And so, I have been in Ethiopia for one whole week, although truth be told, it feels a whole lot longer than that. I didn’t know it was possible to feel so many extreme emotions in the space of a few days, but feel them I most certainly have.
I didn’t have the best start – from almost missing my connecting flight in Kenya to not having my luggage arrive with me in Addis Ababa to not receiving the correct visa, I was ready to climb right back on the plane and demand they take me home immediately. Thankfully, my luggage was due to arrive the next day and so I just had to make it through one day.
I was met at the airport by Goldy and Dawit. Goldy is the head social worker and Dawit the director here at BCI, and thus the adventure began.
My first impressions of Ethiopia was that I had nothing to compare it to. What would I tell people back home, how would I best describe this place? I have been blessed to have visited a few southern African countries, but this was like no other. The language, the people, the landscape – no words.
Yet, one week in, I have already learned so much and I am so intrigued by Ethiopia and her people. Everyone has been so incredibly friendly here and have just gone the extra mile for me. Frankly, it’s been quite disconcerting. It is such a warm, hospitable culture – if you haven’t already been told that you’re family then you’re immediate friends. I’ve also noticed that many people are so tactile. You always greet with a handshake as you come forward to touch right shoulder to right shoulder. If people are talking, they might hold hands or walk with an arm slung round the other person’s shoulder. From small children to grown men and women, I’ve seen this and it’s something I’m definitely not used to but I’ve enjoyed observing these interactions and being able to see just a snippet into the heart of this culture.
There have of course been some annoyances, albeit minor ones. There wasn’t water for 4 days this week. Wifi is either really slow or just unreliable and for the most part WhatsApp doesn’t work. Yes, all first world problems but I think being in a vastly different country has made me feel so very disconnected from home and I haven’t enjoyed that part.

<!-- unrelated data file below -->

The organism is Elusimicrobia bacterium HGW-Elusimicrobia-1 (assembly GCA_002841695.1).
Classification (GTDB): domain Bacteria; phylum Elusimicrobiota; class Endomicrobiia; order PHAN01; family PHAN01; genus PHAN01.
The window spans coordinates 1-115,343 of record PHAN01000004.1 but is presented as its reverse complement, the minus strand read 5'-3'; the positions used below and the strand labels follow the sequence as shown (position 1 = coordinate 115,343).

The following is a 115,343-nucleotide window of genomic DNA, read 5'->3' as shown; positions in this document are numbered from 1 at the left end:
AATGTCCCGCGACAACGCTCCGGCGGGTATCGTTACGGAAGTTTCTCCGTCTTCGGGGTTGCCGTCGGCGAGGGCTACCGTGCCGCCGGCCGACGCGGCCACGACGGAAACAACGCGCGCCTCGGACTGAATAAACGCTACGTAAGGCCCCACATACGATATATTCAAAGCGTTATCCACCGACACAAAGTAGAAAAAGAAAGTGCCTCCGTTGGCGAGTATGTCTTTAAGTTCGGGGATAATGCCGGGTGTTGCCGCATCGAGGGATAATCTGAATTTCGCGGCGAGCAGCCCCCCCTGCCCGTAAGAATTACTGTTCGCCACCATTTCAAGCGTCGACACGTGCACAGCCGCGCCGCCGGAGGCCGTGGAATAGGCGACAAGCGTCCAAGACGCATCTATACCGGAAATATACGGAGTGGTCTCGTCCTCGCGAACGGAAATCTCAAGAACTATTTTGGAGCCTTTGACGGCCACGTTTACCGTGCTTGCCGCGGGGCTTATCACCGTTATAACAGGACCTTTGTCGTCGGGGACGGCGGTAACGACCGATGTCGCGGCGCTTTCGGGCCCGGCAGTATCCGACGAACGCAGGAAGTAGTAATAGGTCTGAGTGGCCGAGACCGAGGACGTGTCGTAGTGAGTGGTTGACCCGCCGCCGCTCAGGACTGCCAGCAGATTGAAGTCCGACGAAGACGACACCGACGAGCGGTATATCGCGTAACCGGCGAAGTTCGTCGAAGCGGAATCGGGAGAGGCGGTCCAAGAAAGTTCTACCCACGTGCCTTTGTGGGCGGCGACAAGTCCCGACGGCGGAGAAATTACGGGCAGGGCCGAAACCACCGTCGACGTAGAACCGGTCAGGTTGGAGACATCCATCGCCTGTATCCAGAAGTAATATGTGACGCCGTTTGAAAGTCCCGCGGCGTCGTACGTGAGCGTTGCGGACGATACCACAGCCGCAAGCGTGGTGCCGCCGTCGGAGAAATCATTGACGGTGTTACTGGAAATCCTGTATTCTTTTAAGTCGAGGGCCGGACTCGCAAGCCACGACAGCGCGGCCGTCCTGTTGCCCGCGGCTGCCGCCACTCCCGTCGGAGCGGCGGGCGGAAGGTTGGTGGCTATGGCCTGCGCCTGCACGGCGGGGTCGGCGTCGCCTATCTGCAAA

I have started teaching English at the BCI Academy. The children are really so cute and just want to shake my hand or kiss my cheek. When I enter the classroom they all stand up and practically shout, “Good Moooooorning, Teeeeacherrrr!” I think teaching English has been and will continue to be a learning curve for me. As silly as it sounds, I find it quite intimidating standing in front of a classroom full of children but I know that this will pass.
I have been on 2 home visits this passed week and will write about them some more this week (hopefully), but here is a picture I took at Thursday’s visit.
Yesterday evening I had a little games evening at the guesthouse. Nearby there is a foster home with 4 teenagers (12-18) that live all on their own. They all receive sponsorship from people in the States who also come and visit them. They attend school at the BCI Academy but due to the sad circumstances they live alone. So last night we just ate some popcorn and they taught me a couple of card games. It was a really special evening and we laughed so much and I felt so blessed to get to spend time with them. I already feel like I love them and I look forward to spending some more time with them and getting to know them. Hopefully when I see them again I can get a photo so I can share it with all of you. After a really hard week, the Father filled me with so much peace while I played games with them. It was truly wonderful and brought much relief.
It is a long weekend here, the same as in South Africa. Tomorrow I’ll be heading to another Ethiopian church in Amharic. It is quite the experience, I must say and though I don’t understand a word, the people are so joyful.
Anyways, I will try to keep my blog updated as best I can. I just wanted to share a few things and some photos from my first week here in Debre Zeit.